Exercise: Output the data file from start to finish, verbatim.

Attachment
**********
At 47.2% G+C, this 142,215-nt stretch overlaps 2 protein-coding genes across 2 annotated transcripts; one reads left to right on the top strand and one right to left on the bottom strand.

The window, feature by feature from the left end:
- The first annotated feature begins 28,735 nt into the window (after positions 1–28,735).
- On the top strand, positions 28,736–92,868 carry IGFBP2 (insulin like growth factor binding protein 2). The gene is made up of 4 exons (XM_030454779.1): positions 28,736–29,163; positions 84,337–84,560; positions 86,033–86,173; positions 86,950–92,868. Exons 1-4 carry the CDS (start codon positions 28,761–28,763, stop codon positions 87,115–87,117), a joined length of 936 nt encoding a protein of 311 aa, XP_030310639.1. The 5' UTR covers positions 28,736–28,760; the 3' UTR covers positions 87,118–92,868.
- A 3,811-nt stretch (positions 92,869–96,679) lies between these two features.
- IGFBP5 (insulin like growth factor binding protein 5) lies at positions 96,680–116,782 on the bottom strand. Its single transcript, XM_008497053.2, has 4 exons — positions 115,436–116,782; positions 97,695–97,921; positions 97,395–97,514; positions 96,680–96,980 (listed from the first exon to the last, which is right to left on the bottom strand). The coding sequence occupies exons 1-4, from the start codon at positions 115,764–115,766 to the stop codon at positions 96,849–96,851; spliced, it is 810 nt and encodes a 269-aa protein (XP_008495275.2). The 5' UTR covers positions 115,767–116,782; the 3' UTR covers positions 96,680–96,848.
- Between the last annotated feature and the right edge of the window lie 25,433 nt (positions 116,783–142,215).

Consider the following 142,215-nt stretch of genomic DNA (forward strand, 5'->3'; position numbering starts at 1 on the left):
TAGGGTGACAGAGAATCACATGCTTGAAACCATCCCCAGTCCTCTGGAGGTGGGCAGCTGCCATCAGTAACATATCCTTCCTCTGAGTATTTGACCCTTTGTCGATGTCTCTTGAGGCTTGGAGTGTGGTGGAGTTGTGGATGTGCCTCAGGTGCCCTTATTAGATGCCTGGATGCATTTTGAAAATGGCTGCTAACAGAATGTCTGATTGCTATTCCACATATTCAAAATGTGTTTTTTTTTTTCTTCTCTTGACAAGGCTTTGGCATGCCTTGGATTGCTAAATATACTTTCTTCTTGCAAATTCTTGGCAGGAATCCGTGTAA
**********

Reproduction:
At 47.2% G+C, this 142,215-nt stretch overlaps 2 protein-coding genes across 2 annotated transcripts; one reads left to right on the top strand and one right to left on the bottom strand.

The window, feature by feature from the left end:
- The first annotated feature begins 28,735 nt into the window (after positions 1–28,735).
- On the top strand, positions 28,736–92,868 carry IGFBP2 (insulin like growth factor binding protein 2). The gene is made up of 4 exons (XM_030454779.1): positions 28,736–29,163; positions 84,337–84,560; positions 86,033–86,173; positions 86,950–92,868. Exons 1-4 carry the CDS (start codon positions 28,761–28,763, stop codon positions 87,115–87,117), a joined length of 936 nt encoding a protein of 311 aa, XP_030310639.1. The 5' UTR covers positions 28,736–28,760; the 3' UTR covers positions 87,118–92,868.
- A 3,811-nt stretch (positions 92,869–96,679) lies between these two features.
- IGFBP5 (insulin like growth factor binding protein 5) lies at positions 96,680–116,782 on the bottom strand. Its single transcript, XM_008497053.2, has 4 exons — positions 115,436–116,782; positions 97,695–97,921; positions 97,395–97,514; positions 96,680–96,980 (listed from the first exon to the last, which is right to left on the bottom strand). The coding sequence occupies exons 1-4, from the start codon at positions 115,764–115,766 to the stop codon at positions 96,849–96,851; spliced, it is 810 nt and encodes a 269-aa protein (XP_008495275.2). The 5' UTR covers positions 115,767–116,782; the 3' UTR covers positions 96,680–96,848.
- Between the last annotated feature and the right edge of the window lie 25,433 nt (positions 116,783–142,215).

Consider the following 142,215-nt stretch of genomic DNA (forward strand, 5'->3'; position numbering starts at 1 on the left):
TAGGGTGACAGAGAATCACATGCTTGAAACCATCCCCAGTCCTCTGGAGGTGGGCAGCTGCCATCAGTAACATATCCTTCCTCTGAGTATTTGACCCTTTGTCGATGTCTCTTGAGGCTTGGAGTGTGGTGGAGTTGTGGATGTGCCTCAGGTGCCCTTATTAGATGCCTGGATGCATTTTGAAAATGGCTGCTAACAGAATGTCTGATTGCTATTCCACATATTCAAAATGTGTTTTTTTTTTTCTTCTCTTGACAAGGCTTTGGCATGCCTTGGATTGCTAAATATACTTTCTTCTTGCAAATTCTTGGCAGGAATCCGTGTAA